In her letter here, however, Caroline is referring to Röschlaub’s coarse response in the Miszellaneen of his journal, Magazin zur Vervollkommnung der theoretischen und praktischen Heilkunde (1801) no. 6, 435–42 and 443–54, in response to a lengthy accusatory polemical essay by August von Kotzebue, composed in May 1801, “Enthüllung einer völlig erdichteten Krankengeschichte zum Behuf des Brownschen Systems, in Röschlaubs Magazin zur Vervollkommnung der Heilkunde,” in Christoph Wilhelm Hufeland’s Journal der practischen Arzneykunde und Wundarzneykunst 12 (1801) no. 2, 149–69.
In the Intelligenzblatt of the Allgemeine Literatur-Zeitung (1801), the Hannoverian physician Lebrecht Friedrich Benjamin Lentin points out to the “Brownian Marat” Röschlaub that August von Kotzebue was essentially declaring him to be a forger of fictitious case histories. See supplementary appendix 326.2 for and overview and pertinent texts. Back.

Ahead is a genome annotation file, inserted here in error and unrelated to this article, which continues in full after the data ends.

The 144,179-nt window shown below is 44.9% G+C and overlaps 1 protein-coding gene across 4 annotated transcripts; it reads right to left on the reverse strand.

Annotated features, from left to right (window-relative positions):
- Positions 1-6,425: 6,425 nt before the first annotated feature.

Kotzebue was on his way back to Germany from Russia (Elementarische Landkarte von Europa, from the Kupfersammlung zu J[ohann] B[ernhard] Basedows Elementarwerke für die Jugend und ihre Freunde: Erste Lieferung in 53 Tafeln. Zweyte Lieferung in 47 Tafeln von L bis XCVI [Leipzig, Dessau, Berlin 1774], plate xl):
 Including gifts for Caroline’s housemates; see the penultimate paragraph in her letter to Wilhelm on 1–2 March 1801 (letter 293) with the accompanying note; on 20 April 1801 (letter 310), with note 23; and on 18 May 1801 (letter 317) with note 51. Back.
 Friederike Unzelmann departed Berlin on 24 July 1801 for Breslau, where she appeared in twelve performances before the end of August (see Wilhelm’s letter to Goethe on 14 August 1801 [letter 327c]). It was as yet by no means settled or even under serious discussion that she would come to Weimar in September for guest performances, though see Caroline’s letter to Wilhelm on 11 May 1801 (letter 315), note 10 (Post Karte Durch ganz Deutschland, ed. J. Walch [Augsburg 1795]):